The Real Reason It's So Hard To Get Your Hands On Vintage Pyrex

Are you a collector? When you love being in the kitchen, it's easy — sometimes without even trying — to become one. From vintage tea towels to aprons to barware to copper pots and pans, those of us who enjoy cooking often start to accumulate dishes, tools, and other kitchen accoutrements. One category of kitchen items that has long caught the eye of collectors is Pyrex glassware, introduced in 1915 by Corning Inc. (via Eater). 

A collection of mixing bowls, casserole dishes, mugs, salt and pepper shakers and more, Pyrex was a new kind of glass — borosilicate glass, to be specific — which was much more resistant to heat. Home cooks, therefore, could prep, cook, and serve food, all in the same dishware. For years now, thrift store addicts and yard sale aficionados have been scooping up vintage Pyrex, which tends to feature bright colors and cheery patterns. But finding the covetable glassware, especially in complete sets, has become challenging. So if you're in the market for some, you might be out of luck.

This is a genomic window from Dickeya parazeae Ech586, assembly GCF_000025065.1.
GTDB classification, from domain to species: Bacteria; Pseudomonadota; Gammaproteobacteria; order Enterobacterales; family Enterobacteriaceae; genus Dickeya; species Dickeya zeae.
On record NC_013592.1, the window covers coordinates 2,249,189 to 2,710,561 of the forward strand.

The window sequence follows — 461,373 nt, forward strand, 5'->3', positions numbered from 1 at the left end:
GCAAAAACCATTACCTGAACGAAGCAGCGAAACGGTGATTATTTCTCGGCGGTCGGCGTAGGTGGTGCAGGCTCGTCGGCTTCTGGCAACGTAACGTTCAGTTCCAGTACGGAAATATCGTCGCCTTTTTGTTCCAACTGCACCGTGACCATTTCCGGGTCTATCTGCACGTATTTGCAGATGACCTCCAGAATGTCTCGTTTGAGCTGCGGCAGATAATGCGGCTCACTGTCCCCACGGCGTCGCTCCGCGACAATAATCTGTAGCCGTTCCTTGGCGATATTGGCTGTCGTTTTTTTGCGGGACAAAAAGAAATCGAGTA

Television made this glassware a trend

If you're a fan of vintage Pyrex, you might encounter some trouble expanding your collection. According to Eater, it all comes down to network television. "Mad Men" premiered on AMC in 2007, and following the series' massive success, interest in all things vintage piqued. On the show, office manager extraordinaire Joan Holloway prepared dinner for her husband in a pink lidded casserole dish, while Don Draper's better half busted out the Pyrex for party snacks. The series caused interest in vintage Pyrex to spike, with long-term collectors that were used to easily locating the glassware at yard sales and thrift stores finding the items harder to come by — and more expensive when they were available.

As if "Mad Men" didn't do enough to spark interest in Pyrex, it was followed up, in 2017, by the launch of the Amazon series "The Marvelous Mrs. Maisel." This show, also set in the 1950s, traces the rise of spunky female comedian Midge Maisel, who also happens to cook in Pyrex. "The market is definitely different," Jennifer Ashley, author of the book "Shiny Happy Pyrex People," told the outlet. "You have more competition for each piece, especially among collectors, and thrift stores like Goodwill now have their own auction sites." So, there you have it. If you're looking to grow your Pyrex collection, brace yourself for a challenge.